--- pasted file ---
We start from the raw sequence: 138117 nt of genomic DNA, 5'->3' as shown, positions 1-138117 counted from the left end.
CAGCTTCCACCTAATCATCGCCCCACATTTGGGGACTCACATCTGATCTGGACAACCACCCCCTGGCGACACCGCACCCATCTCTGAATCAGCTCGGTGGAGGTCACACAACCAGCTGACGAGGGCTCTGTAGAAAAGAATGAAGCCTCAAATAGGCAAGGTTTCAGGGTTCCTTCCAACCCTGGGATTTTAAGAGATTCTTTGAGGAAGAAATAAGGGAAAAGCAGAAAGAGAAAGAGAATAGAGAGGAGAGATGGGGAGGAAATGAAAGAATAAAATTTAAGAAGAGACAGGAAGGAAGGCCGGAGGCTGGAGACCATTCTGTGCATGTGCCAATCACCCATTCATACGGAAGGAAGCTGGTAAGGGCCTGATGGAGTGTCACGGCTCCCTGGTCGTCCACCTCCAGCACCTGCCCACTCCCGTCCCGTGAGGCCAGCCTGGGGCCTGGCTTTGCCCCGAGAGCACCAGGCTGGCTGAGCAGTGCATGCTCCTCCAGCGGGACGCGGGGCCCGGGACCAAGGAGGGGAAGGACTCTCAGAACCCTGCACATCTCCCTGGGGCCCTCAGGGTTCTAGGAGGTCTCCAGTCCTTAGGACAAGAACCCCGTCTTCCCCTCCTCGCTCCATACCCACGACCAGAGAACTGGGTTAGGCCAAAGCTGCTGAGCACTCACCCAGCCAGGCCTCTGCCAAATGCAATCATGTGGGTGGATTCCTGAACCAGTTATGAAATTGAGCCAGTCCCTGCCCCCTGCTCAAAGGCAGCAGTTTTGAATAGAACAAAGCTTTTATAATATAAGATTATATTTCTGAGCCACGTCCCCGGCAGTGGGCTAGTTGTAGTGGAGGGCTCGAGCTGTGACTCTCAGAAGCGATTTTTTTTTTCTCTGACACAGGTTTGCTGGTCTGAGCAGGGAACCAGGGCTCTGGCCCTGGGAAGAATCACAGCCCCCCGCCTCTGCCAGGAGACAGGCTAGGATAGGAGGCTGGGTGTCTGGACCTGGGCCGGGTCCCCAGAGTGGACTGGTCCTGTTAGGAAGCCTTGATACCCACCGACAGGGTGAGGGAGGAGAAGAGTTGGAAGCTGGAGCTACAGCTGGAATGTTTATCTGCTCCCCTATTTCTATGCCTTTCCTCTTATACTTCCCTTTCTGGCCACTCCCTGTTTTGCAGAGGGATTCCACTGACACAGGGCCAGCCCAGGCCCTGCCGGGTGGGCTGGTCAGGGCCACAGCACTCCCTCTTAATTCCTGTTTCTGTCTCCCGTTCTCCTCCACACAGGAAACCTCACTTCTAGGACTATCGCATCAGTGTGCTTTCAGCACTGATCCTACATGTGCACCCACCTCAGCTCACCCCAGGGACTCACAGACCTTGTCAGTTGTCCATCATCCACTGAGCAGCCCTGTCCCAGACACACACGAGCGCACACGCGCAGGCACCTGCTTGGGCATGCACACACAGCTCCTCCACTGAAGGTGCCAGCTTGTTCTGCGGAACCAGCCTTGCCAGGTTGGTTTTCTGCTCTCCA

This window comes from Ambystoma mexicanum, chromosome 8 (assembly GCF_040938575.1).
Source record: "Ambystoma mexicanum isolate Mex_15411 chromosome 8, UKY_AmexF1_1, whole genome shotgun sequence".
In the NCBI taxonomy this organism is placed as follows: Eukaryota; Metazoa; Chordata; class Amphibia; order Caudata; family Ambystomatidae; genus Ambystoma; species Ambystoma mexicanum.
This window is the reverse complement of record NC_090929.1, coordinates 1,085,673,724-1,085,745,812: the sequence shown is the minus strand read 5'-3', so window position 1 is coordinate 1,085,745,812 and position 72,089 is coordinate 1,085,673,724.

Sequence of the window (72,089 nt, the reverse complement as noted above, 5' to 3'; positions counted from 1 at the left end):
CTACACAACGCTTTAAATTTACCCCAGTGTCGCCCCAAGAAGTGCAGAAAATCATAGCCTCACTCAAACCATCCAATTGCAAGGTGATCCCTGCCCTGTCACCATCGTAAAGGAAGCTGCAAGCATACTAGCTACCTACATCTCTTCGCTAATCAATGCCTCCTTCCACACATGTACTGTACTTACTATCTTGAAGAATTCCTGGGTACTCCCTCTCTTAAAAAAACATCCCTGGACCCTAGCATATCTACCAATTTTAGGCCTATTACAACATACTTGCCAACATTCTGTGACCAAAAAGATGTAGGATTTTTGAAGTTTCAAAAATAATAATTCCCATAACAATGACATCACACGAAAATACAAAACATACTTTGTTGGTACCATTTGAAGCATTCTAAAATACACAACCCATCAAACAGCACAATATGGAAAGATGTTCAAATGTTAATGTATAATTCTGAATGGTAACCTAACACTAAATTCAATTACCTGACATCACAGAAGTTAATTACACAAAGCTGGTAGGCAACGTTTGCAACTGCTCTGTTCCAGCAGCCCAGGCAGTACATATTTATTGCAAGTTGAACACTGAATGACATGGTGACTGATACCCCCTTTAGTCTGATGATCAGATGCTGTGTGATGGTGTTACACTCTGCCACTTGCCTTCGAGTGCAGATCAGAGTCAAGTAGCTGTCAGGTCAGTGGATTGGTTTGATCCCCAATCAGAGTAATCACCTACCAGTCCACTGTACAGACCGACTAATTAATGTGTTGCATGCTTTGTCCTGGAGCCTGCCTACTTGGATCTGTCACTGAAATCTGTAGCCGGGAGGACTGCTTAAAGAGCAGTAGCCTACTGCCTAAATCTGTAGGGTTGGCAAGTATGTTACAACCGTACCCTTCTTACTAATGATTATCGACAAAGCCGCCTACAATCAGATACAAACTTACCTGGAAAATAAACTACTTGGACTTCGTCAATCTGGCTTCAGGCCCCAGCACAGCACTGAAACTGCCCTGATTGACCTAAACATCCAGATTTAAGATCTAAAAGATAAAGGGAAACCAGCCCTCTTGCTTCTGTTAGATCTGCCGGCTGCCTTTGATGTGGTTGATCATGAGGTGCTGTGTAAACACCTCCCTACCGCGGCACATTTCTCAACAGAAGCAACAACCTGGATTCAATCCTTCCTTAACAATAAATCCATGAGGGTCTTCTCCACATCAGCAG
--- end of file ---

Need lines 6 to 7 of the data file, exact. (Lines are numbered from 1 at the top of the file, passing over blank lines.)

This window is the reverse complement of record NC_090929.1, coordinates 1,085,673,724-1,085,745,812: the sequence shown is the minus strand read 5'-3', so window position 1 is coordinate 1,085,745,812 and position 72,089 is coordinate 1,085,673,724.

Sequence of the window (72,089 nt, the reverse complement as noted above, 5' to 3'; positions counted from 1 at the left end):